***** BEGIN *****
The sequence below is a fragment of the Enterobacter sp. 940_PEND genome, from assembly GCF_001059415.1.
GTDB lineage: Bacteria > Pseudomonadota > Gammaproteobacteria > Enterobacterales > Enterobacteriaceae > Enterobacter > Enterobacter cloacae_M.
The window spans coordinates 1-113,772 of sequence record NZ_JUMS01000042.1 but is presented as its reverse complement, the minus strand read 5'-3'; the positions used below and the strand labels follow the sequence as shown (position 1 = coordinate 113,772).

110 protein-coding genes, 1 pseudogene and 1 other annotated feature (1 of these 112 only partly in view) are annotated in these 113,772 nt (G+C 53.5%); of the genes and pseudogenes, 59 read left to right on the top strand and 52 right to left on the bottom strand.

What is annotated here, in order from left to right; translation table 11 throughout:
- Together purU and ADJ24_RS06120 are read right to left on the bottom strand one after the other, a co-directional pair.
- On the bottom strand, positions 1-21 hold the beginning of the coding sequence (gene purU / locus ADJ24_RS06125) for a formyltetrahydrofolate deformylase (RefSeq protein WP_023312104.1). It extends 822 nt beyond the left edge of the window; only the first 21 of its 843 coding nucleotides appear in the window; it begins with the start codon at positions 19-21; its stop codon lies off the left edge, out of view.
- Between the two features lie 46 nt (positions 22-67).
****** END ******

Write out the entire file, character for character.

The sequence below is a fragment of the Enterobacter sp. 940_PEND genome, from assembly GCF_001059415.1.
GTDB lineage: Bacteria > Pseudomonadota > Gammaproteobacteria > Enterobacterales > Enterobacteriaceae > Enterobacter > Enterobacter cloacae_M.
The window spans coordinates 1-113,772 of sequence record NZ_JUMS01000042.1 but is presented as its reverse complement, the minus strand read 5'-3'; the positions used below and the strand labels follow the sequence as shown (position 1 = coordinate 113,772).

110 protein-coding genes, 1 pseudogene and 1 other annotated feature (1 of these 112 only partly in view) are annotated in these 113,772 nt (G+C 53.5%); of the genes and pseudogenes, 59 read left to right on the top strand and 52 right to left on the bottom strand.

What is annotated here, in order from left to right; translation table 11 throughout:
- Together purU and ADJ24_RS06120 are read right to left on the bottom strand one after the other, a co-directional pair.
- On the bottom strand, positions 1-21 hold the beginning of the coding sequence (gene purU / locus ADJ24_RS06125) for a formyltetrahydrofolate deformylase (RefSeq protein WP_023312104.1). It extends 822 nt beyond the left edge of the window; only the first 21 of its 843 coding nucleotides appear in the window; it begins with the start codon at positions 19-21; its stop codon lies off the left edge, out of view.
- Between the two features lie 46 nt (positions 22-67).